Indispensable element in many impact investments: ‘catalytic capital’



ImpactAlpha, March 12 – Impact investors who seek to “do well by doing good” may want to spare a thought for a different type of investor, whose capital is critical to the success of many high-impact enterprises.

Those enterprises, and even entire sectors, could not have developed but for “catalytic capital” from investors who can accept higher risks, lower returns, more flexible terms or longer repayment periods.

Now, three investors who together have put nearly $1 billion toward such catalytic investments are making the case that more foundations, development-finance institutions and wealthy individuals should allocate resources to investments that are sometimes dismissed as concessionary or criticized as subsidies.

The John D. and Catherine T. MacArthur Foundation is committing to invest $150 million in matching funds for investment managers and other intermediaries that can demonstrate the power of catalytic capital. The first $30 million investment, matched by $30 million from the Rockefeller Foundation, will seed investments in Rockefeller’s “Zero Gap” portfolio of innovative financial structures aimed at meeting the Sustainable Development Goals.

The MacArthur and Rockefeller foundations, together with Omidyar Network, are launching the Catalytic Capital Consortium, dubbed C3, to increase the use of such tools.

“There is a lot of unmet need for catalytic capital,” says Debra Schwartz, managing director of MacArthur’s impact investing portfolio. “We want very much to see market-rate capital grow and continue to grow. But we have to recognize that market-rate capital doesn’t work in all circumstances. If we don’t have a healthy commitment to the catalytic piece, we’ll be leaving impact behind.”

Swinging pendulum

The C3 effort is, in part, an attempt to rebalance the discussions surrounding impact investing as the field has moved from its philanthropic origins towards commercial approaches that aim for risk-adjusted market rates of return. Another grouping, Impact Capital Managers, comprised of three-dozen venture capital and private equity, debt and hedge fund managers managing some $8 billion in assets, issued a report last year seeking to prove out the thesis that social impact can deliver higher, not lower, financial returns.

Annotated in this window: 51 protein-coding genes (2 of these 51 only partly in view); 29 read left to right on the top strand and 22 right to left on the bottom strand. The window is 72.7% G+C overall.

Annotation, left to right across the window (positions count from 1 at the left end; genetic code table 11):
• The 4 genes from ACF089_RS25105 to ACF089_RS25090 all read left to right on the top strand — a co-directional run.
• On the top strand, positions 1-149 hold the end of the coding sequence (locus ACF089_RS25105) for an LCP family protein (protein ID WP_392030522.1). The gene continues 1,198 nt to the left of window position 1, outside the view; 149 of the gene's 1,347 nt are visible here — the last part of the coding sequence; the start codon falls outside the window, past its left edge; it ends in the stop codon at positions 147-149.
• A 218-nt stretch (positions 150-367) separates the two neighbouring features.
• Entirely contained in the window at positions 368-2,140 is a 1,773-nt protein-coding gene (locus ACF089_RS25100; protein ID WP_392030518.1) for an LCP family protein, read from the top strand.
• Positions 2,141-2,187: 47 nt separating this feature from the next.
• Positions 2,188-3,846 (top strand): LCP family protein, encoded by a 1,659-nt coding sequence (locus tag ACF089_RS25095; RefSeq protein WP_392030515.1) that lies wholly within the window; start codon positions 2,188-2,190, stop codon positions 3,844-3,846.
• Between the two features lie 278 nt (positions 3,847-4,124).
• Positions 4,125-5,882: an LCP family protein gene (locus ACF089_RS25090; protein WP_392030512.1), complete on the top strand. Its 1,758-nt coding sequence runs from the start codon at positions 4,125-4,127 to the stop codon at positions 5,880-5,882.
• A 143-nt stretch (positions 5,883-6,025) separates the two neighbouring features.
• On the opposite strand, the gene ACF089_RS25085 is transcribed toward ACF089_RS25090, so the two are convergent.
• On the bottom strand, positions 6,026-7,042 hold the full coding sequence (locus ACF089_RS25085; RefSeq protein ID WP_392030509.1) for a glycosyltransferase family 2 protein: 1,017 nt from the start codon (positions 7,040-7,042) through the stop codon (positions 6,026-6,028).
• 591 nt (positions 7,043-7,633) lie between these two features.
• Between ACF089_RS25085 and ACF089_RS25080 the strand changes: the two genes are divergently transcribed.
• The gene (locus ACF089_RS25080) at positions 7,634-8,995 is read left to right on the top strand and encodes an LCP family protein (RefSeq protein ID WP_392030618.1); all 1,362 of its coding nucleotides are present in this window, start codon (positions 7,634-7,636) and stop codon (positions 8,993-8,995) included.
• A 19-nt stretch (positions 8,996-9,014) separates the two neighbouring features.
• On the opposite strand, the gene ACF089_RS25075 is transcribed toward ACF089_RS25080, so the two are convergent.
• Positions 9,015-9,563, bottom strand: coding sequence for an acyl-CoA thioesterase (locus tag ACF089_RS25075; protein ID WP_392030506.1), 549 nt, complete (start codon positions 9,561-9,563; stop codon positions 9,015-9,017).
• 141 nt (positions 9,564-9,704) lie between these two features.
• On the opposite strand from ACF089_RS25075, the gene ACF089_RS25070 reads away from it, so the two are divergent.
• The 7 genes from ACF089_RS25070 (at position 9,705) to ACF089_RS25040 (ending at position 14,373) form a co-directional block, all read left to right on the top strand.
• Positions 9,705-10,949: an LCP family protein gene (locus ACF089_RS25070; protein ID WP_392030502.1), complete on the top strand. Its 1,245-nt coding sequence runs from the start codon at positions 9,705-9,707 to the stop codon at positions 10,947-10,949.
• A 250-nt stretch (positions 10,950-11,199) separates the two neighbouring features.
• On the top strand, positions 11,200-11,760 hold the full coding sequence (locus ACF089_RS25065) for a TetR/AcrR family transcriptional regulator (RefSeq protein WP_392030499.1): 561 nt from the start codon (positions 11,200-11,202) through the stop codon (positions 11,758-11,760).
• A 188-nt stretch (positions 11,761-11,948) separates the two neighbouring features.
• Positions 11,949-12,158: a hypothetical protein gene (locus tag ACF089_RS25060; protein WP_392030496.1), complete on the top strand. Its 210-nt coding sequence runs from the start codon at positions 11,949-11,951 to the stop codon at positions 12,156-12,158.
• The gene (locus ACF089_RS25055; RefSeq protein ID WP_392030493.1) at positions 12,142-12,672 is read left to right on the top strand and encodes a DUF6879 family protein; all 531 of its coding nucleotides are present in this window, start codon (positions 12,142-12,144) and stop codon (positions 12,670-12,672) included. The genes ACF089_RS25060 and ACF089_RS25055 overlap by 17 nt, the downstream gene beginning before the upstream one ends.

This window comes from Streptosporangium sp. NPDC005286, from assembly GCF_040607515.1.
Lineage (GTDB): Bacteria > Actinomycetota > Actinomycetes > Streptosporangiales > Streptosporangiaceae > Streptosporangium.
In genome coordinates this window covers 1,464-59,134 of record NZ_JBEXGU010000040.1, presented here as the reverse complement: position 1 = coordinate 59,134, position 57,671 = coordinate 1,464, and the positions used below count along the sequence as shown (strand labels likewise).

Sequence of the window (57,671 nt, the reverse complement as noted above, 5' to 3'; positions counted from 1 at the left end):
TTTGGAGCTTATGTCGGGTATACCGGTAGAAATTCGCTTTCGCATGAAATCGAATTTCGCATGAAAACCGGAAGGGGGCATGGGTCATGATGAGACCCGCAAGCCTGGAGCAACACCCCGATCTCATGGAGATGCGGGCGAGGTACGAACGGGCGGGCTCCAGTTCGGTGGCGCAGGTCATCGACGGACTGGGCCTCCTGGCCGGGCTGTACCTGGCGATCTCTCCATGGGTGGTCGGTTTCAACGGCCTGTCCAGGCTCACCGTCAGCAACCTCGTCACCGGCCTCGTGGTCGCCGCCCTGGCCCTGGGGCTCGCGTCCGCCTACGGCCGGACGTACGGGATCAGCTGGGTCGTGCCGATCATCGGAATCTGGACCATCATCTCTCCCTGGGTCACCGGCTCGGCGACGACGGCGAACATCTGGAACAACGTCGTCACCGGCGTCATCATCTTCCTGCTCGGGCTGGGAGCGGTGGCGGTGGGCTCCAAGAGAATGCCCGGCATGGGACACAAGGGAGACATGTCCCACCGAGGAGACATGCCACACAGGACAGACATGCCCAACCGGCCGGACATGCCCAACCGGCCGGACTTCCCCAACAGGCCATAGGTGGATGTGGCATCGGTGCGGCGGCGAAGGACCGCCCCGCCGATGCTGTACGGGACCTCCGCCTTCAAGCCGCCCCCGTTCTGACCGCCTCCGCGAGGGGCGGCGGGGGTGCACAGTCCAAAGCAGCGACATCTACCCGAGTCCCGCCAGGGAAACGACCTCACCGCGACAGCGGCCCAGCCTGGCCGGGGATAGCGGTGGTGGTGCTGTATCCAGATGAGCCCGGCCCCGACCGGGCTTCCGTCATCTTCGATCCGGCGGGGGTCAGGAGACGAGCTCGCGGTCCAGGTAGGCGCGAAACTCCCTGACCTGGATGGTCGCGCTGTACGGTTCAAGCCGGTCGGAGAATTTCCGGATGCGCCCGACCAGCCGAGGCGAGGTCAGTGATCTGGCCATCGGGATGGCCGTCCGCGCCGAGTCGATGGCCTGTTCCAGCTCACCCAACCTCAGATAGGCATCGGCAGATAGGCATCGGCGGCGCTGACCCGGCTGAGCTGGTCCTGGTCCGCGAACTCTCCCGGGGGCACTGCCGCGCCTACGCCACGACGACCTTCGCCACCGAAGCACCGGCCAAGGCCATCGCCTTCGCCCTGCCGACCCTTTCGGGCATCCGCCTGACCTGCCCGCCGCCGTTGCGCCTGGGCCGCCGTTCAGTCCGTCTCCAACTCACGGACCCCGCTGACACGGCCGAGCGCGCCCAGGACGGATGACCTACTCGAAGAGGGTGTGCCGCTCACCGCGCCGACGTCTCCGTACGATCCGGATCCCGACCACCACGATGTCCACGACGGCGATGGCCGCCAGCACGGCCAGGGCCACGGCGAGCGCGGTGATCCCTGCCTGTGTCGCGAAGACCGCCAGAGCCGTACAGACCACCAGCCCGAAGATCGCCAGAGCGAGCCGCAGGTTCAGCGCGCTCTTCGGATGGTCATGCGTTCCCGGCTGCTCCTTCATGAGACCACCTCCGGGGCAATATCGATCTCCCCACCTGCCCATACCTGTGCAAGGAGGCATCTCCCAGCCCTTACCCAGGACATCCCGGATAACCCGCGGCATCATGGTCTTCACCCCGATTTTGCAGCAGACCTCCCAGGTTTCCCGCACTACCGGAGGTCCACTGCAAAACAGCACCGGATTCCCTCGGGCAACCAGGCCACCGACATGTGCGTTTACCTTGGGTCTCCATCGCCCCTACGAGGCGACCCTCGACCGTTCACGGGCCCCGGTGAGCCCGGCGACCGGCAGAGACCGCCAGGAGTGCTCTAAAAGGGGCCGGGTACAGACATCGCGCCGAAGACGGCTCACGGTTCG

The Impact Alpha Report: Private funds managers deliver outperformance by driving impact

The report accompanying the launch of the Catalytic Capital Consortium, in contrast, shows how concessionary terms can help enterprises generate impact and attract additional investment that would not otherwise be available. “Investors with the willingness and ability to be flexible on risk-return requirements are relatively rare in capital markets today but invaluable for the growth and scaling of impact enterprises and development of new impact industries,” the report says.

The two investment approaches are often simply two sides of the same coin. In “blended finance” structures, for example, catalytic investors may take higher-risk or lower-return positions in the capital stack in order to attract more commercially minded investors into the same deals. Another sign that the two approaches are more complementary than competitive: the “Alpha in Impact” and “Catalytic Capital” reports were both prepared by Tideline, an impact investing consultancy.

The new consortium will try to determine how much catalytic capital is available today and how much is needed to bridge capital gaps, for example, for fulfilling the Sustainable Development Goals. Last year’s annual survey by the Global Impact Investing Network found that only 5%, or $11.4 billion of roughly $228 billion in impact assets under management, targeted such concessionary returns. Yet availability of “appropriate capital across the risk-return spectrum” has long been cited as the biggest market challenge.

At first blush, one foundation investing in another foundation may not appear particularly catalytic. But the $60 million in matched capital from MacArthur and Rockefeller aims to catalyze more than $1 billion in capital targeted at meeting the Sustainable Development Goals, a modest down payment on the estimated $5 trillion to $7 trillion annual gap for financing the SDGs. The collaboration will help launch Rockefeller’s new Impact Investment Management platform and add “program-related investments” to the grants that Rockefeller has so far used to build the Zero-Gap portfolio of 50 promising financial vehicles across 28 countries.